Samsung Electronics announced a significant decline in its operating profits for the July–September period, down 77.57 percent from the previous year, despite a boost in revenue attributed to new smartphone releases.
The technology giant, renowned for being one of the world’s leading electronic chip manufacturers, disclosed third-quarter operating profits of “2.4 trillion won ($1.7 billion) due to robust sales of flagship mobile models and strong demand for displays.”
These results were largely in line with Samsung’s earlier projection of a 77.9 percent profit decrease. While the third-quarter profit marked a substantial drop from 2022 figures, it significantly exceeded the first quarter’s 640 billion won, the lowest since 2009, and the second quarter’s 670 billion won.
Net profit also saw a year-on-year decline of 37.7 percent to 5.8 trillion won, although this represented a rebound from the 1.7 trillion won recorded in the second quarter.
Samsung, the world’s largest smartphone manufacturer and the flagship subsidiary of the Samsung Group, a major conglomerate in Asia, highlighted that “earnings in system semiconductors were impacted by a delay in demand recovery for major applications.”
Additionally, revenue from its Networks Business declined in major overseas markets as mobile operators scaled back their investments.
Despite acknowledging that “macroeconomic uncertainties are likely to persist” in 2024, Samsung expressed optimism about the recovery of memory market conditions. The company noted that “server demand for generative AI-oriented, high-density, and high-end products remained strong,” in contrast to sluggish demand for conventional servers.
Samsung also outlined plans to expand the application of AI, offer tailored hyper-connected experiences via SmartThings, and secure technologies in new areas.
Market analysts noted that Samsung’s earnings results were “better than expected,” with the narrowing of chip losses and strong performances in mobile devices and display divisions cited as contributing factors.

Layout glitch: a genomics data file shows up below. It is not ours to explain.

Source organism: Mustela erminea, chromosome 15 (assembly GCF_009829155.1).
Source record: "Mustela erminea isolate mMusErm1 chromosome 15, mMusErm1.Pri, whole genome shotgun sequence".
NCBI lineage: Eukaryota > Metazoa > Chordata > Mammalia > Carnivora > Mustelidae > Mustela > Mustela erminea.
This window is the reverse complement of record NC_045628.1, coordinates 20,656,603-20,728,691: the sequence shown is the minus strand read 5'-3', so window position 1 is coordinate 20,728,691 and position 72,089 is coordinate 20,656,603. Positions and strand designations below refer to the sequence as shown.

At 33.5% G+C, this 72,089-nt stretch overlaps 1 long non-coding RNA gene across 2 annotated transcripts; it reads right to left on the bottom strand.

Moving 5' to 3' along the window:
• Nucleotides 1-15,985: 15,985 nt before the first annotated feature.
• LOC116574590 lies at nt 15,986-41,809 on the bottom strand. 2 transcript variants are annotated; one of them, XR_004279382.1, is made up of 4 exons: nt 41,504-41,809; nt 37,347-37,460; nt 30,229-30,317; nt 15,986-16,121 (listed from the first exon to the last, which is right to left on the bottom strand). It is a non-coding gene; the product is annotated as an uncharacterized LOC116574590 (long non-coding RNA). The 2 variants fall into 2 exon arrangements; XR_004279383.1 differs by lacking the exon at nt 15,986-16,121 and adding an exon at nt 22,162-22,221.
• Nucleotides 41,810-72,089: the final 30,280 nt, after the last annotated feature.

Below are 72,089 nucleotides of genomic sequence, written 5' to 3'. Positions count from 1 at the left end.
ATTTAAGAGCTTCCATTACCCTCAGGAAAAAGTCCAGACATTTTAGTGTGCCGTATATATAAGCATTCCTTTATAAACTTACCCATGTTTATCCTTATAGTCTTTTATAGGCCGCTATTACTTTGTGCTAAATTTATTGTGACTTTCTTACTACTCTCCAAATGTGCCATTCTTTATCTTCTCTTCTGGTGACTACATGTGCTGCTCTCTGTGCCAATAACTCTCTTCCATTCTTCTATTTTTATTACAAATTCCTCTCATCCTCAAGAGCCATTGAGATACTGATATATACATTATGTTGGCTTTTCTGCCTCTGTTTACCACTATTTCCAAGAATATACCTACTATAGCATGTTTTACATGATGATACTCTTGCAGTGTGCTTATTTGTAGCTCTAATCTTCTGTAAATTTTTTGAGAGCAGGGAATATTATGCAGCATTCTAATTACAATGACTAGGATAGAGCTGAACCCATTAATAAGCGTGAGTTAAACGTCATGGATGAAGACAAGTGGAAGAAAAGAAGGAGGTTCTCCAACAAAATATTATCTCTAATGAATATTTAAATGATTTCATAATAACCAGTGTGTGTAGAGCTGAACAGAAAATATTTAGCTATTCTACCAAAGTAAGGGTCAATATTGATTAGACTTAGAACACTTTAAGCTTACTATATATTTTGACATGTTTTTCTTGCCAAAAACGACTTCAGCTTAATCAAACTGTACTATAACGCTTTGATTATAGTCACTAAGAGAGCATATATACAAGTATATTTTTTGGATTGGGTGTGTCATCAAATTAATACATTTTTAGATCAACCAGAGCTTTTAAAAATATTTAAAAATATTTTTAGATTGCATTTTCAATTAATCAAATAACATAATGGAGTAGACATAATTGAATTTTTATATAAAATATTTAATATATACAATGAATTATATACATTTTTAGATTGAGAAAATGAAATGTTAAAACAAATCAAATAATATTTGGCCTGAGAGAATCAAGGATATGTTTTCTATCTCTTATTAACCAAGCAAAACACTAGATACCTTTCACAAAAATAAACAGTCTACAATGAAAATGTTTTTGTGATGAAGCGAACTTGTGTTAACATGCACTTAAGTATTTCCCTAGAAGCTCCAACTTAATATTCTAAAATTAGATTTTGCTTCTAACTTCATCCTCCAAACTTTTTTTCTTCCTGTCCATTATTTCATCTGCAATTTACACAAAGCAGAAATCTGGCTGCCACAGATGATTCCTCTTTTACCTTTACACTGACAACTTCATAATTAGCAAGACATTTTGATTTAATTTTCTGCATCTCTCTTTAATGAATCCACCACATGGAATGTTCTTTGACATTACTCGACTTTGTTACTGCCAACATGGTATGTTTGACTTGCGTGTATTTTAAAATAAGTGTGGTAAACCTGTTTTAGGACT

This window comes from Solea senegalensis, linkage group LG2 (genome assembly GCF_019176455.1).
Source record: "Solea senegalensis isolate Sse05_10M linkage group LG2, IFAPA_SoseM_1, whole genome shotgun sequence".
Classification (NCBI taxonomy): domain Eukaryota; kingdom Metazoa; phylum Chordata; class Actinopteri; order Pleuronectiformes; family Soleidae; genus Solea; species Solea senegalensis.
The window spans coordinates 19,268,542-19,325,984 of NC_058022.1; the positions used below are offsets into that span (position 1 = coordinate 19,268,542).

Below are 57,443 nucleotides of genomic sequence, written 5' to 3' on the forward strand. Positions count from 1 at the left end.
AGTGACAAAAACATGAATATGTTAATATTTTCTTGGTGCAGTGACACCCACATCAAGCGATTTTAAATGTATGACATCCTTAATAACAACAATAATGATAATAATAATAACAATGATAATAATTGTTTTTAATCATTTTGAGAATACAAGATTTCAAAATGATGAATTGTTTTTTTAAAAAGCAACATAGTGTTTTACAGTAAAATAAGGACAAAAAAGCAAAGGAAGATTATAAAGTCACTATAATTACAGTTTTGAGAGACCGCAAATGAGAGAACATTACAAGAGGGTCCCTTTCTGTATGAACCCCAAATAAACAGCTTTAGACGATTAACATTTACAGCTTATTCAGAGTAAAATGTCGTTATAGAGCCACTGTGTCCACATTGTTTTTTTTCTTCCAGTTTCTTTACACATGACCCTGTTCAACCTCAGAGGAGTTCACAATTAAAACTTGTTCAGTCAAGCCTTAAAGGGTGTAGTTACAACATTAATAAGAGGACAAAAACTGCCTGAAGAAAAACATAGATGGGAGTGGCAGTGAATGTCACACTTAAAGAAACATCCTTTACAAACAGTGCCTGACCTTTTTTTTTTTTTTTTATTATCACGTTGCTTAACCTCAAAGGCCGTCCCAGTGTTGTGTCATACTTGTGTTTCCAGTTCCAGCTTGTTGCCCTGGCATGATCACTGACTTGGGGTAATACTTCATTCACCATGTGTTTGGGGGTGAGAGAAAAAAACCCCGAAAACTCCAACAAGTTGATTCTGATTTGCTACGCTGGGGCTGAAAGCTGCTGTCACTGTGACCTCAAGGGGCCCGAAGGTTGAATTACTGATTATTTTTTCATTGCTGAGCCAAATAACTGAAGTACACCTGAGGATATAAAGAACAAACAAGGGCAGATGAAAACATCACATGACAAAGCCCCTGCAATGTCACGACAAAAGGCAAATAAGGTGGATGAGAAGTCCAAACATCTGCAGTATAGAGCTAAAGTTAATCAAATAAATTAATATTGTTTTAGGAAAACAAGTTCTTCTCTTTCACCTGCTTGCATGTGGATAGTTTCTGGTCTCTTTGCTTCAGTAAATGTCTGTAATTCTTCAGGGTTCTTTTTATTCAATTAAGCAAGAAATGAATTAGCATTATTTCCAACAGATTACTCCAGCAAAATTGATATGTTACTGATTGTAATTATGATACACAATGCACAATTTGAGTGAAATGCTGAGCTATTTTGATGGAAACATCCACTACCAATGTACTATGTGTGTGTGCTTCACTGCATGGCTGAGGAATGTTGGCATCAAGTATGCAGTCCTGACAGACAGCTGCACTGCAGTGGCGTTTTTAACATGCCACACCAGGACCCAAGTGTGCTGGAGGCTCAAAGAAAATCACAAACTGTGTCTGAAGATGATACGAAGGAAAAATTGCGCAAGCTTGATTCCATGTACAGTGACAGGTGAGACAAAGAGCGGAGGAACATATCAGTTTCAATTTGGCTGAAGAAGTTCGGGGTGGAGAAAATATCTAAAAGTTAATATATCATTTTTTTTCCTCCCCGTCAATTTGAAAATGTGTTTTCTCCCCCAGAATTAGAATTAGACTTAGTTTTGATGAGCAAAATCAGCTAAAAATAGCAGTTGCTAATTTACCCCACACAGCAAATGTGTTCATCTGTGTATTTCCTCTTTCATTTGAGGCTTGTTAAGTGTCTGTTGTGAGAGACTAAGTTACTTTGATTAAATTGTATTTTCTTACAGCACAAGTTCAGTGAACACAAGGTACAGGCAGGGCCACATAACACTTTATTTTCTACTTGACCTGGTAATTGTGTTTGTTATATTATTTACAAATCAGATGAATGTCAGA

Nevertheless, Samsung faced challenges stemming from the sustained decline in memory chip prices, a situation yet to fully recover in the chipset industry due to weakened consumer demand for tech gadgets amid rising inflation and interest rates.
Looking forward to 2024, Samsung anticipates a potential boost in PC and mobile demand as replacement cycles for products sold during the initial phase of the pandemic may come into play.
In April, Samsung had previously announced a “meaningful” reduction in memory chip production, in line with industry trends, as other key players like SK Hynix and Micron made similar moves.
These financial updates from Samsung follow recent developments in which the United States granted exemptions to Samsung and South Korean rival SK Hynix, allowing them to acquire US-made chip production equipment for their China-based factories. These exemptions were granted as the companies neared the end of one-year waivers from US export restrictions intended to limit China’s access to advanced technology, including chip manufacturing. These restrictions were imposed due to concerns about potential security risks associated with Chinese technology products.